When you're actually picking out products, there are a few things worth keeping in mind. Berman explains that "any oil, cream or lotion which is applied around the eyes is likely to travel into the eyes and onto the lens itself." This he says makes using daily disposable contacts an optimal choice if you're a product lover. He also says that anything you may be allergic to is an absolute no-no.
"Try to use products which are easily absorbed into the skin around the eyes and are not oily, creamy or strongly fragranced," Berman says. "If these ingredients should attach themselves to the contact lens, they will cause discomfort and blurry vision."
Madfes says that because eyelid skin is the thinnest skin on reactions are more likely. In terms of specific ingredients to stay away from, she suggests, "People who have allergies, sensitive eyes, rosacea, or dry eye should try to avoid preservatives such as thimeriosal and benzalkonium chloride."
Products to Search for With Contact Lenses
You know what to avoid now, but are there specific things you should be looking for? Dr. Loretta Ciraldo MD FAAD, a Miami-based board certified dermatologist with over 40 years experience and founder of Dr. Loretta skincare has some recommendations. "Look for hydrating and soothing ingredients including marine extracts, hydrating peptides, jojoba and shea, all of which are nourishing and hydrating to delicate eye skin," she says.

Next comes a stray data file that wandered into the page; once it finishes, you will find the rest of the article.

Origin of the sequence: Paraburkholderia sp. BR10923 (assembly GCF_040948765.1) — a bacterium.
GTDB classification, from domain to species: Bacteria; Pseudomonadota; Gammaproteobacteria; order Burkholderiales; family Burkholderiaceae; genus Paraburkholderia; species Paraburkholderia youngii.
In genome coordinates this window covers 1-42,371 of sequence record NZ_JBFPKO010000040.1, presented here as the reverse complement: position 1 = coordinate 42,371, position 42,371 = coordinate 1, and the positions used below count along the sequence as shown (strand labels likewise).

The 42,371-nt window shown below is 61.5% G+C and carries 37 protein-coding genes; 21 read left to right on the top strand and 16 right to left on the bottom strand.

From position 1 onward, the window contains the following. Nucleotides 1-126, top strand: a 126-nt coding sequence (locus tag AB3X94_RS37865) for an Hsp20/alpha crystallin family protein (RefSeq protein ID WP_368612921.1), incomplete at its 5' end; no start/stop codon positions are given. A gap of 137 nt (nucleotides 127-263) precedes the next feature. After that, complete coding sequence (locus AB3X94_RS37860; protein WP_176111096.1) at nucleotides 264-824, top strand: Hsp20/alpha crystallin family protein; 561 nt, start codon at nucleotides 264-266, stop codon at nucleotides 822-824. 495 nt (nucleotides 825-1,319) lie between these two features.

A few things comes to mind for Madfes, too. "To combat the wrinkling, I recommend using an eye cream with retinol, peptides, and antioxidants to stimulate collagen production," she says. "Look for products that have been tested around the eyes. Sunblock during the day is a must and sunglasses when outside!"
Other Things Contact Lens Wearers Should Keep in Mind